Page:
At small colleges and universities all around the nation a few relationship-oriented phrases are slipping through the lips of eager onlookers. These phrases not only find a way to mark a student’s progression through her relationships, but also through her academic and college life.
As students sit in front of their screens, scanning their Instagram, Twitter, and Facebook accounts, they make a game out of finding the newest relationship statuses to categorize. It’s become so prevalent that it is not uncommon for a bright, young female to get a boyfriend, while also maintaining straight A’s, only to be told, “Oh, so that’s why you’re here,” as the speaker eyes the guy standing behind her. It’s time that we do away with these stereotypical, often false, and archaic phrases.
`1. The Freshmen Shuffle
This phrase gets thrown around every fall as the new freshman class moves into the underclassmen dorm buildings. Suddenly these newly christened college students realize that there is a whole new world out there, and the old saying “there’s always more fish in the sea” suddenly rings true. There is more fish, so many more, and these newbies think it their duty to test out as many of these new fish as possible.
There are some couples who start dating their freshman year, and they end up getting married. There are other couples who break up two weeks later. It’s true that some people date everyone on their floor in about two months’ time, but there are also a handful of students who find THE ONE. Let’s not discredit the few because of the masses.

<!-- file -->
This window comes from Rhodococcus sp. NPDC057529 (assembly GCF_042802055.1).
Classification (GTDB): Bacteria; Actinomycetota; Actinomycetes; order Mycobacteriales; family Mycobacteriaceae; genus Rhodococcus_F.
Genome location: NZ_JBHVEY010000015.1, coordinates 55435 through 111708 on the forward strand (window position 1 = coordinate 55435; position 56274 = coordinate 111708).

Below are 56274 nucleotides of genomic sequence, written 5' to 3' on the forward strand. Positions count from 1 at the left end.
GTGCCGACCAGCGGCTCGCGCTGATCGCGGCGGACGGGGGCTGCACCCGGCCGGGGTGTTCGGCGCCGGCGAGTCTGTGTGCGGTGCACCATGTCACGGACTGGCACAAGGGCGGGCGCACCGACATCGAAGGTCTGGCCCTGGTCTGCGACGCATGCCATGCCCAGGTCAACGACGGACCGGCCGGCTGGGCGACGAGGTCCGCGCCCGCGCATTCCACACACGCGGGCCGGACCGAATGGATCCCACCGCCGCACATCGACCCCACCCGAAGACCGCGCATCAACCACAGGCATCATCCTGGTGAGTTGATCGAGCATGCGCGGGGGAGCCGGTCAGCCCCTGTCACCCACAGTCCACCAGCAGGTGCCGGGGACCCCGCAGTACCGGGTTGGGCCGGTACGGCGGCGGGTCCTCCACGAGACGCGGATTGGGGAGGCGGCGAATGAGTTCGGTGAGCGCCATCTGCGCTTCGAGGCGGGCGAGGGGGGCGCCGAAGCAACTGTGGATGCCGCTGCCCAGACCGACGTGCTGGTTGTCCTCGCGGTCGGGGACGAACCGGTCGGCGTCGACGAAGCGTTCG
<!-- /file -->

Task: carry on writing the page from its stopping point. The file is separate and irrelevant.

2. MRS. Degree
If you’re a female, and you had a boyfriend at any point in your college career, this probably makes you mad. It’s pretty insulting that because you might be the least bit interested in dating, that therefore that must be all that you’re interested in doing.
A lot of girls will make a joke out of it, and some girls will admit that they do just want their MRS. Degree, but the fact is assuming that most girls want their MRS. Degree when they go to college is called stereotyping. You don’t look cool when you stereotype so just don’t assume that women don’t want an education because they want a boyfriend.
3. Ring Before Spring
Have you heard this one? If you haven’t, then you haven’t missed out on anything. Ring before spring is essentially when a couple gets engaged before the end of their senior year. For some reason it does seem like a lot of couples want to make it official (really official) before they walk down the graduation stage, but it’s not always true.
Here’s the thing: Couples should be able to pace their relationships on their own and not be ridiculed regardless of how that pacing plays out. Some couples wait to get married until they’re established and in their forties, some get married straight out of high schools, and many couples end up everywhere in between. Ring before spring works for some people. It doesn’t work for others. Let’s do away with these stereotypes. They don’t help anyone.